@randy @matt I do agree that the primary goal of savings is to even out over and underspend from month to month. That said, some of the Savings+Month metrics seem a little bit kludgey, and the month-only metrics are more useful, at least with how I use the budgets. The way that the budgeted monthly cashflow and expense budget are being calculated assumes that you will spend all savings and all budget, which is almost never the case. I do realize that this is then offset by month versus budget (to date), but it still strikes me as awkward since savings are available funds with the potential to be used, not the expectation to be used. In my mind, the budgeted figures should reflect expectations, while the actuals reflect reality. It might just be that due to a large number of accumulating savings categories, both delayed expenses and holding categories (emergency savings and liquid savings), I’ve reached a level of overflow savings that makes a more noticeable impact on those metrics.
For example, say my monthly grocery budget is $500, but I only spent $450 in January. My budget (expectation) for February will still be $500 regardless of savings. I won’t expect to spend $550 just because I have that much money available. As we agreed previously, the savings should affect only the overall available dollars, giving a cushion or shortage depending on previous months’ trends, balancing the budget and actuals. It just seems that the way Month+Savings is being framed right now, leftover savings from previous months’ expenses are being shown as a negative impact on future budgets, rather than as a balancing force.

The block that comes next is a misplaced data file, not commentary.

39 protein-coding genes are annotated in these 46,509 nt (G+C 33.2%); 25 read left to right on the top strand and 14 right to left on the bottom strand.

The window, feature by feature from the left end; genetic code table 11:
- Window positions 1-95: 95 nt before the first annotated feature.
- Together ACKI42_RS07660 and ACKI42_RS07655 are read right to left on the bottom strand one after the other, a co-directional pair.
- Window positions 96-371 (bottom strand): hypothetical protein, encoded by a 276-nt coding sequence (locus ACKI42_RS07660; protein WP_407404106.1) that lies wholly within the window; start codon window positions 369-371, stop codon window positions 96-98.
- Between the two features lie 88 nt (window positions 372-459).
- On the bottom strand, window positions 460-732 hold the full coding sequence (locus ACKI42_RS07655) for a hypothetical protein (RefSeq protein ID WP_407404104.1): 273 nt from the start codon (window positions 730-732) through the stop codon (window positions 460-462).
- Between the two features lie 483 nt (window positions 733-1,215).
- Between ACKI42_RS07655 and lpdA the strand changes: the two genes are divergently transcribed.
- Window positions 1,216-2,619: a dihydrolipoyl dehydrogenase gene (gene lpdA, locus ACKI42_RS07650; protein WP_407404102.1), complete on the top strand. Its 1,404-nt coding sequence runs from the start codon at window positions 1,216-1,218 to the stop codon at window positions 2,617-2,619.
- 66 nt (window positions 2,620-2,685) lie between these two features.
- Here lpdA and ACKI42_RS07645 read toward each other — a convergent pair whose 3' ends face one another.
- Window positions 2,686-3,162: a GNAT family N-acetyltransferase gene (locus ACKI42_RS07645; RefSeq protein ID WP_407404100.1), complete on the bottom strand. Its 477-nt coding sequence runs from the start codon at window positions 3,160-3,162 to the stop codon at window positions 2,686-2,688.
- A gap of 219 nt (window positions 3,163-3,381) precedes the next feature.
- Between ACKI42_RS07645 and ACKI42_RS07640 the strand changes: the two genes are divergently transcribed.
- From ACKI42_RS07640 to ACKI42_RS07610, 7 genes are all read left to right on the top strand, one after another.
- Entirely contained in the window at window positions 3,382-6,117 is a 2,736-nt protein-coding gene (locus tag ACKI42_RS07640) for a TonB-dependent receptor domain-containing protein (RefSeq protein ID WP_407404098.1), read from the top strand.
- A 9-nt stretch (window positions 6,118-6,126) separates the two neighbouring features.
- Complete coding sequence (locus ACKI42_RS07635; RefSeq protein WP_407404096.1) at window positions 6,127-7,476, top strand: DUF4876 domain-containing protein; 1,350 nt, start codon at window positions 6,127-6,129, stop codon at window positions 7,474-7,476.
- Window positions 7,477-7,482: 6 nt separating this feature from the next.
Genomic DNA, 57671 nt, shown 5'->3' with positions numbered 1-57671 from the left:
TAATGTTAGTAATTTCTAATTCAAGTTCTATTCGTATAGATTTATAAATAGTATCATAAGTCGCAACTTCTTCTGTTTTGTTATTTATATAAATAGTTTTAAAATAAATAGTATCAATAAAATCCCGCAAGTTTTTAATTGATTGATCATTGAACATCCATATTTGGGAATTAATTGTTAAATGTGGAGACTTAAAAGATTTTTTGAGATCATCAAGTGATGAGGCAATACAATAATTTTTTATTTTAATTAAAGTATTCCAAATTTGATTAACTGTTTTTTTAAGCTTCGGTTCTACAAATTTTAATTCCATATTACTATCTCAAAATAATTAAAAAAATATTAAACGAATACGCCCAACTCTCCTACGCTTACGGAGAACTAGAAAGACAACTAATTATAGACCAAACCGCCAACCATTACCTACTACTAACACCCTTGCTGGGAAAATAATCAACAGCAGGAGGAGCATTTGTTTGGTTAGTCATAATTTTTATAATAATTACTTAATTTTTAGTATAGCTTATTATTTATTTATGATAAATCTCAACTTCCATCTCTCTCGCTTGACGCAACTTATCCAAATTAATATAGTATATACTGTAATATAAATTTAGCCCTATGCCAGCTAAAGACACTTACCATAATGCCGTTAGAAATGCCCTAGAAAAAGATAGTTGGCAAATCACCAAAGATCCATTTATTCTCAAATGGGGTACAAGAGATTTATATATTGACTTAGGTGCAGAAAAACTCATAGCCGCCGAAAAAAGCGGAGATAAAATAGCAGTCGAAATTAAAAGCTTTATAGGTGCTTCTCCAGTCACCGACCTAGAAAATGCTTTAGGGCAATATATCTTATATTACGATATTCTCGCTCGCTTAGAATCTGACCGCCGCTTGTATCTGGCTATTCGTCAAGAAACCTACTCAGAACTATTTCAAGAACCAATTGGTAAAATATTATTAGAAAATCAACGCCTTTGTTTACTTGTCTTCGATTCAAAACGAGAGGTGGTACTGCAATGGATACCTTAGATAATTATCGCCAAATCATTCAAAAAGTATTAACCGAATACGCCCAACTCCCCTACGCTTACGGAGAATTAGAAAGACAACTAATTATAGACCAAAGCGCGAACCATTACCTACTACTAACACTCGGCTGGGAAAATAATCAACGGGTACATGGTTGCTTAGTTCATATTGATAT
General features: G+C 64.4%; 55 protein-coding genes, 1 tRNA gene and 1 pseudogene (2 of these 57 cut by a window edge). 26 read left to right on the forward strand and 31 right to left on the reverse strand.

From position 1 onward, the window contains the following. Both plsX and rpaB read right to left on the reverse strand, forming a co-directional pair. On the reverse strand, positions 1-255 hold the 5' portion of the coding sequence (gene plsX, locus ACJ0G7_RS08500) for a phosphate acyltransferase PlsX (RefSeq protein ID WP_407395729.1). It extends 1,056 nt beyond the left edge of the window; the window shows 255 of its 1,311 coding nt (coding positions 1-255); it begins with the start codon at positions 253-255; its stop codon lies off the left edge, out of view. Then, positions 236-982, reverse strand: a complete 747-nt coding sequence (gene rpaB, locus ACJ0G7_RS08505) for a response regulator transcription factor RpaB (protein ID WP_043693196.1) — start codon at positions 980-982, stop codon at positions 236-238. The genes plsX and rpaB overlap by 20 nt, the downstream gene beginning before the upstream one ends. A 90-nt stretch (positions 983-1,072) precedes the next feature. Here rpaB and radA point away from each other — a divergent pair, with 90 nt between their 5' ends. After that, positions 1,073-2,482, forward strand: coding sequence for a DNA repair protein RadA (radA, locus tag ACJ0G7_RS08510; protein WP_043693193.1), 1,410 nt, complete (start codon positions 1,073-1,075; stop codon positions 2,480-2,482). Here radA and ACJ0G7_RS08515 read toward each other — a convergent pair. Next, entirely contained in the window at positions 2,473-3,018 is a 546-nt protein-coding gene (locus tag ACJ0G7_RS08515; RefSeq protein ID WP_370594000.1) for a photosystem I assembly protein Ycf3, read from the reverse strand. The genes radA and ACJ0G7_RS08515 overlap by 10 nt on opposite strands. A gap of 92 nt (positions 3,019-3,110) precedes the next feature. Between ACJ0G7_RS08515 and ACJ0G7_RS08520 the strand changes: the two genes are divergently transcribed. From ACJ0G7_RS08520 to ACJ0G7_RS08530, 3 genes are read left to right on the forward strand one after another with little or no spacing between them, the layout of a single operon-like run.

Another aside, Month+Savings does some odd things to budget metrics. I have recently begun leaving my passive income sources (private sales, statement credits, etc) out of my budgeted income, transferring those dollars as savings to discretionary savings and emergency savings categories which can then be redistributed to other categories as needed to offset unbudgeted spending, rather than increasing the budget for income and expenses directly. The goal is again to get a better picture of budget (expectation) versus actuals (reality). A graph of budget and actuals that are identical (cashflow = 0) is not very useful and might as well only show the actuals. Now, when I transfer out the passive income as negative savings, that creates an artificially-low income budget. Perhaps I am not utilizing savings adjustments correctly here, but I do not believe that reallocating unbudgeted income to other savings categories should decrease my budgeted income.
Sorry if this comes off as rambling, but those are my morning thoughts.